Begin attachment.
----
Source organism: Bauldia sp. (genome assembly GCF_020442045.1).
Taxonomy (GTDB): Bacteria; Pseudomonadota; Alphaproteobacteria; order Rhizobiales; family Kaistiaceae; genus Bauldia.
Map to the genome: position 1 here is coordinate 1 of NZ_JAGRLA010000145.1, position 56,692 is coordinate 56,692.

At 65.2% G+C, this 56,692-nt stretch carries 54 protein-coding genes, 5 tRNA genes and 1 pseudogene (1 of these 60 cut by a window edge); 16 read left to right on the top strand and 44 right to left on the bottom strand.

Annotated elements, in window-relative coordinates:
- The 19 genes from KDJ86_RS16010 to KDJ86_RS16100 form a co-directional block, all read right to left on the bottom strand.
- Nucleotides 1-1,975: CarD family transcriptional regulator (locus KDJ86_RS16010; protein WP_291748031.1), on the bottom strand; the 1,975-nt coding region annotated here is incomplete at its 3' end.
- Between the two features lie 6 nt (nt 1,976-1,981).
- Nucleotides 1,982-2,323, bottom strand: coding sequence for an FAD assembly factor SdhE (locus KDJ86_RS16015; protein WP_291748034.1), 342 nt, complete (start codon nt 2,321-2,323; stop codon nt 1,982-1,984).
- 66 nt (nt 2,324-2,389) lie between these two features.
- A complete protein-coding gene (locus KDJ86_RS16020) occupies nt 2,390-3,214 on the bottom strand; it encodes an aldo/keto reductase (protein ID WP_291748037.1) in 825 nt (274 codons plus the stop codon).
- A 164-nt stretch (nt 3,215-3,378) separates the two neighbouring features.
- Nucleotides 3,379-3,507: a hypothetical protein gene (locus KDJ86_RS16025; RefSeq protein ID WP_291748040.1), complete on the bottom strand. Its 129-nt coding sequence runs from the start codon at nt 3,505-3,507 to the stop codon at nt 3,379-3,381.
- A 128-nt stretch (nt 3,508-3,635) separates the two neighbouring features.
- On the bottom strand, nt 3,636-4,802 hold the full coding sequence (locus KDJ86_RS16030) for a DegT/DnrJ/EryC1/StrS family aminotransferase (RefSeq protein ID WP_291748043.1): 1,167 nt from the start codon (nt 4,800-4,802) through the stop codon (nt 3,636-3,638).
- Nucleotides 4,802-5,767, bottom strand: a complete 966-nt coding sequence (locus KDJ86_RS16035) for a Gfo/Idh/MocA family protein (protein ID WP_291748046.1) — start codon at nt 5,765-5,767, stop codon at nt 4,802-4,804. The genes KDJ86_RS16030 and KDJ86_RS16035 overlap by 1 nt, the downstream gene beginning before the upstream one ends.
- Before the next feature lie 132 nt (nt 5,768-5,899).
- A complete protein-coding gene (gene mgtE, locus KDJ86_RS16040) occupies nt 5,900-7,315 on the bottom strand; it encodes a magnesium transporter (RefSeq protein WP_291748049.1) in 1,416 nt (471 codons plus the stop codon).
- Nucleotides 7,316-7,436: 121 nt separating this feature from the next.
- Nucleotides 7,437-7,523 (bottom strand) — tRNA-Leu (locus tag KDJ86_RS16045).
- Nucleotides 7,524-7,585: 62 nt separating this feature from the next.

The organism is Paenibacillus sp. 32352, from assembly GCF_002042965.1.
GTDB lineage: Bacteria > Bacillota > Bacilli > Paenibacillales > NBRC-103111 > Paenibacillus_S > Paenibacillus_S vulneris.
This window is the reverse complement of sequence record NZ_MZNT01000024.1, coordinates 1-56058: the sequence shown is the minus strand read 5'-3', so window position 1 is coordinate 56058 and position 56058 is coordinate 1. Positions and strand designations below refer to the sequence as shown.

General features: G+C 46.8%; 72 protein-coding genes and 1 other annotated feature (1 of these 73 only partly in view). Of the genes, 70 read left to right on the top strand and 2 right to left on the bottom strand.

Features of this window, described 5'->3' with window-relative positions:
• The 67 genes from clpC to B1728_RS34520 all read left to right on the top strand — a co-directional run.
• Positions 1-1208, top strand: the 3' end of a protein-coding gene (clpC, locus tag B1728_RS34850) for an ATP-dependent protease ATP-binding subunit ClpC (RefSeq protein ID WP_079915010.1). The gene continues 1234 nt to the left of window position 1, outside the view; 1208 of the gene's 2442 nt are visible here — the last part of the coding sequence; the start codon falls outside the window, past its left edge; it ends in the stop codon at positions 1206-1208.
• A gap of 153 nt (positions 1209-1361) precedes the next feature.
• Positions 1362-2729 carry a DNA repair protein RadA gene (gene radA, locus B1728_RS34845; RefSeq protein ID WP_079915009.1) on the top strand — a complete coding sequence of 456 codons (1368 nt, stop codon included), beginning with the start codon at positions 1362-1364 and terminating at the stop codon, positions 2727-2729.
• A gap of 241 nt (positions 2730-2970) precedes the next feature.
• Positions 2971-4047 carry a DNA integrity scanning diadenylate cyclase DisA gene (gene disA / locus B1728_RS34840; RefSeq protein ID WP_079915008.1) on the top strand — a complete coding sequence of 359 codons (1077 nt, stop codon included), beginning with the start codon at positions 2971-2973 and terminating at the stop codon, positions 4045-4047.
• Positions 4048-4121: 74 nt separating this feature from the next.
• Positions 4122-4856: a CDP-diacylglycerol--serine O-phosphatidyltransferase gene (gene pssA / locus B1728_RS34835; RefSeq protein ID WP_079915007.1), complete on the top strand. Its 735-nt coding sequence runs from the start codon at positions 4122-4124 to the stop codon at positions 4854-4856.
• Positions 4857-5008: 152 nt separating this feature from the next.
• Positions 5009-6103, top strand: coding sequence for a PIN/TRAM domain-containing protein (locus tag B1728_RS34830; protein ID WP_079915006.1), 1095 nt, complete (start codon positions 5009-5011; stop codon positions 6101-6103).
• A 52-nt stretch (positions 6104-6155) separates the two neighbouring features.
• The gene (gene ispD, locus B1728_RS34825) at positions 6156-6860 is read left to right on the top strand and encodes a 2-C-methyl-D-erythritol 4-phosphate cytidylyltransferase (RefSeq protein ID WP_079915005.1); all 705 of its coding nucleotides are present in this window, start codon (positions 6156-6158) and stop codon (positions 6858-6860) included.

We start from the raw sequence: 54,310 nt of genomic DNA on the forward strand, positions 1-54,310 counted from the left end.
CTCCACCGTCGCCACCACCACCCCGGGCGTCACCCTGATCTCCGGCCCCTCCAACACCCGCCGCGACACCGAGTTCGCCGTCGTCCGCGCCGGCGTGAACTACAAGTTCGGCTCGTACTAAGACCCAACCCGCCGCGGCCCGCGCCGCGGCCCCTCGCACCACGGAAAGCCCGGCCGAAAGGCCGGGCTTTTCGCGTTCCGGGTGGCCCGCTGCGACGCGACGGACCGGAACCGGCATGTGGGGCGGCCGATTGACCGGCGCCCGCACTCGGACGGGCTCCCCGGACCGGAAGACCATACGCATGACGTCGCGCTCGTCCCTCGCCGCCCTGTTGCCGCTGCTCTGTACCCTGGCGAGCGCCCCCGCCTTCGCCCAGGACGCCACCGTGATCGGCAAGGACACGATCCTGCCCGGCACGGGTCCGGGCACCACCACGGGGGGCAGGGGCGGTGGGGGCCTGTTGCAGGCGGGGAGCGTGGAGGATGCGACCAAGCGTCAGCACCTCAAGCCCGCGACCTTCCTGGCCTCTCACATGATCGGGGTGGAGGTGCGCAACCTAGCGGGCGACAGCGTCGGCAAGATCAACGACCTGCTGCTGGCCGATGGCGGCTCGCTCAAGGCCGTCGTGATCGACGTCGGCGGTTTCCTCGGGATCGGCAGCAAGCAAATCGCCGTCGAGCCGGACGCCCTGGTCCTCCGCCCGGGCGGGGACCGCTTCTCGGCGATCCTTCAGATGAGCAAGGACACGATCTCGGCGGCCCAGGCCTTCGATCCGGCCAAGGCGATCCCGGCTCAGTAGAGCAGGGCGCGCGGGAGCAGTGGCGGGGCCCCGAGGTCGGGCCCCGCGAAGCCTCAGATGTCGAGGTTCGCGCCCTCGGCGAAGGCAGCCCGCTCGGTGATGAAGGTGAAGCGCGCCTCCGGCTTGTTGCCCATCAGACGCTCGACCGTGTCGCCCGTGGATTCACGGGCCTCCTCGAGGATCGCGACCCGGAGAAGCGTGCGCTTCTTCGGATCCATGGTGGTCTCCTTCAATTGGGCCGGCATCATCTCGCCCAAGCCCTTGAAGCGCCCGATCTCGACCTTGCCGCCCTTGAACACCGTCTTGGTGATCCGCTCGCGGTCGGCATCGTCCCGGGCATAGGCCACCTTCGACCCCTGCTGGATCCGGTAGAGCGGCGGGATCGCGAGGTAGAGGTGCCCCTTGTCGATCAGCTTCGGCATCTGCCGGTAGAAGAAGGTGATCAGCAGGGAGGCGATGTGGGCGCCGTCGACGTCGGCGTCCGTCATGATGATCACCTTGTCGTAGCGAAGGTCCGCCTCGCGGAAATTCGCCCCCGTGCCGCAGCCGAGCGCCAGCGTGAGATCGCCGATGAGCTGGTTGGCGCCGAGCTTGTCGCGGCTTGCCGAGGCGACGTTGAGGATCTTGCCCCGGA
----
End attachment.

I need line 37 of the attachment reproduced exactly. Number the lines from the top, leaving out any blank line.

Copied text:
• A 52-nt stretch (positions 6104-6155) separates the two neighbouring features.